Core Symptoms of Adult-onset DM1: Cognitive Problems, Apathy, Fatigue

Marta Figueiredo, PhD avatar

by Marta Figueiredo, PhD |

An illustration of a person's head, highlighting the brain.

Brain abnormalities in people with adult-onset myotonic dystrophy type 1 (DM1) are significantly associated with cognitive impairment, apathy, and daytime sleepiness, a study shows.

Notably, no such link was found for depression and anxiety, suggesting that these commonly reported symptoms are instead secondary manifestations of living and coping with this chronic disease.

Findings suggest that cognitive difficulties, apathy, and daytime sleepiness are the core brain-related symptoms of adult-onset DM1, and may help to identify and develop better therapeutic targets, biomarkers, and clinical trial measures, the researchers noted.

The study, “Cognitive Deficits, Apathy, and Hypersomnolence Represent the Core Brain Symptoms of Adult-Onset Myotonic Dystrophy Type 1,” was published in the journal Frontiers in Neurology.

Recommended Reading

Avidity Secures $100M Funding to Advance Treatments for Myotonic Dystrophy, DMD

DM1, the most common form of muscular dystrophy in adults, is a progressive disease caused by an abnormal expansion of a specific DNA sequence in the DMPK gene. While its hallmark features include muscle weakness, wasting, and stiffness, “some of the most disabling symptoms of the disease are cognitive and behavioral,” the researchers wrote.

People with DM1 often show cognitive impairment, apathy (lack of motivation and overall indifference), daytime sleepiness or fatigue, depression, and anxiety, which can have a significant burden on both patients and their caregivers.

These non-motor symptoms are thought to be directly related to DM1-associated brain abnormalities, including lesions in white matter, the part of the brain made of nerve cell fibers.

With advances in potential treatments, including those administered directly into the brain, “it is crucial to distinguish what features of DM1 are truly related to brain [abnormalities] and which features may be secondary manifestations of living with a chronic neurologic disease,” the researchers wrote.

A research team in the U.S. and the U.K. evaluated associations between white matter lesions, and cognitive and behavioral symptoms in adult-onset DM1 patients, as well as whether brain damage or these symptoms worsened with disease duration.

These analyses were part of a larger study, called the Iowa DM1 Brain study, which is evaluating common symptoms and brain changes in adult-onset DM1 patients and in people at risk for DM1 (due to a family history of the disease) over time.

This study included 39 adult-onset DM1 patients (27 women and 12 men) and 71 healthy adults (46 women and 25 men), including patients’ spouses, serving as controls. Patients had a mean age of 45.5, and had lived with the disease for a mean of 12.9 years (range, 2.4–28.9 years). No significant differences in sex or age existed between the groups.

Participants underwent brain imaging to measure white matter lesions, and completed validated tests, scales, and questionnaires of cognitive function, depression, anxiety, apathy, and daytime sleepiness. As patients often under-rate apathy, 24 of them had a person familiar with them complete an “informant version” of the apathy scale.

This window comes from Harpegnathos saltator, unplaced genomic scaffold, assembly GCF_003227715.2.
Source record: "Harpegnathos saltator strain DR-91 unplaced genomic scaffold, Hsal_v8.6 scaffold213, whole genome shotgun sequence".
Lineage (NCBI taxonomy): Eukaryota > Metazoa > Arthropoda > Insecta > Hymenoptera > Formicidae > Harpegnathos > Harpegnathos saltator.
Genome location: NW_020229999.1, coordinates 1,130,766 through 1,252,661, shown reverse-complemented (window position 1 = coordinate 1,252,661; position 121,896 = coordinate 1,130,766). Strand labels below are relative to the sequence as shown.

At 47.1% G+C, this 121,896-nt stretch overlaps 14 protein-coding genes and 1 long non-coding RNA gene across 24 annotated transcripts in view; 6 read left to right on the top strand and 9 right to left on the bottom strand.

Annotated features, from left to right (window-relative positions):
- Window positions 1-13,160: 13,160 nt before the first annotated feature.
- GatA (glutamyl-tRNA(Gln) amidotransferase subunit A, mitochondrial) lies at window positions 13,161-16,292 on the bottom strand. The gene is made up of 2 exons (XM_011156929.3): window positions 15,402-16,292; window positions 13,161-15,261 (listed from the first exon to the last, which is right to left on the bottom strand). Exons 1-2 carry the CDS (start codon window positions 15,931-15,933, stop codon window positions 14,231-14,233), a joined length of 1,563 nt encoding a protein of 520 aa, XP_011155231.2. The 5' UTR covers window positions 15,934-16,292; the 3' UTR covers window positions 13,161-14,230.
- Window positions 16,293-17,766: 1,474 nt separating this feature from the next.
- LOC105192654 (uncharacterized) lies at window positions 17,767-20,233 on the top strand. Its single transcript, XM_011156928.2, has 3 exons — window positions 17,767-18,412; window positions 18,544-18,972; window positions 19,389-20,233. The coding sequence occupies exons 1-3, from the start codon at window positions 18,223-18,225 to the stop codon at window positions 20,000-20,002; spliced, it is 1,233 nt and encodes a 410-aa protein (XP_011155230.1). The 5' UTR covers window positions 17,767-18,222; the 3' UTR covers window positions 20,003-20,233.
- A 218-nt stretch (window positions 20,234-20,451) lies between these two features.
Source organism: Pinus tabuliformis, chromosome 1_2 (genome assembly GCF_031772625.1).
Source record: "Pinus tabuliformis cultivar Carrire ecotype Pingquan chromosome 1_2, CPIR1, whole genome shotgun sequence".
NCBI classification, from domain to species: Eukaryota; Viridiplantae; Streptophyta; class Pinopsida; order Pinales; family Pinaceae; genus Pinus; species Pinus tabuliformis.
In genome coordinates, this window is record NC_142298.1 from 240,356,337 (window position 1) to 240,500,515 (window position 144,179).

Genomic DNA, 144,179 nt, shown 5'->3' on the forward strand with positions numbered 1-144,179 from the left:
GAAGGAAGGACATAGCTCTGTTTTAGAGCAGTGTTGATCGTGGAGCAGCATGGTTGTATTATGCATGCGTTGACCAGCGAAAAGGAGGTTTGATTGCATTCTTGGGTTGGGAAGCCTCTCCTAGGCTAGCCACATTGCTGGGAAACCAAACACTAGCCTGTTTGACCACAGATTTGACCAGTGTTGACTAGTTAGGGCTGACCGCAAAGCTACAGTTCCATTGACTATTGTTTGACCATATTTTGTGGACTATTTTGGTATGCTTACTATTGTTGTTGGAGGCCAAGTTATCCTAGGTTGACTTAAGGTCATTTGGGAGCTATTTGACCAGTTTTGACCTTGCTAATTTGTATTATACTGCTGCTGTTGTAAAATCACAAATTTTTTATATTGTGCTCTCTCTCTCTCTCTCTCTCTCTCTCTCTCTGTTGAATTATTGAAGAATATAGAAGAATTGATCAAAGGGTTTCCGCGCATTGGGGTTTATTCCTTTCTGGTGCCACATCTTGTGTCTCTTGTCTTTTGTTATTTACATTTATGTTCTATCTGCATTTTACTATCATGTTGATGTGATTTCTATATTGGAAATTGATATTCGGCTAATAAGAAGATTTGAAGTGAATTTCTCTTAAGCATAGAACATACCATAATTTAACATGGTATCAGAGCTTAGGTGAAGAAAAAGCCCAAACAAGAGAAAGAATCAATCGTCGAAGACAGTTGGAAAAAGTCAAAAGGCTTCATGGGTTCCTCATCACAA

DM1 patients had significantly more brain abnormalities, cognitive impairment, depression, anxiety, apathy, and daytime sleepiness than controls, results showed.

Those with DM1 and greater cognitive impairment also had significantly more depression and anxiety, but not more daytime sleepiness or apathy (neither self-reported nor informant-reported).

This suggested that cognitive deficits may increase anxiety and depression symptoms in people with a chronic disease, as DM1 patients with such deficits may be using “more emotion-focused coping strategies instead of problem-focused coping strategies,” the researchers wrote.

Notably, greater white matter damage was significantly associated with more cognitive deficits, apathy, and daytime sleepiness. However, when adjusted for cognitive abilities, no significant links were found between brain abnormalities and anxiety or depression.

These findings suggested that cognitive impairment, apathy, and daytime sleepiness were the core brain-related symptoms of adult-onset DM1.

In agreement, patients with longer disease duration, used as a marker of disease progression, showed significantly more white matter abnormalities, daytime sleepiness, and apathy, but not depression or anxiety.

While the analysis found no significant link for cognitive ability, previous studies highlighted a significant association between DM1 progression and cognitive impairment.

These data “support the hypothesis that cognitive deficits, hypersomnolence [daytime sleepiness], and apathy are due to the underlying [neurological mechanisms] of myotonic dystrophy type 1, as measured by cerebral white matter [abnormalities] and disease duration,” the researchers wrote.

“Increased symptoms of depression and anxiety are secondary to a combination of the physical symptoms of having a neuromuscular disorder and the emotional stress of coping with a chronic and debilitating disorder,” they added.

These findings “contribute to a better understanding of disease [brain mechanisms] and represent important therapeutic targets for clinical trials,” the team wrote.

They also noted that longer-term data from the Iowa DM1 Brain study will allow progression of these brain-related symptoms to be evaluated over time, and that one- and two-year analyses are currently underway.

“Whether progression in these symptoms occur[s] rapidly is important to assess in the context of whether or not they may represent appropriate end-points [measures] for clinical trials,” the researchers wrote.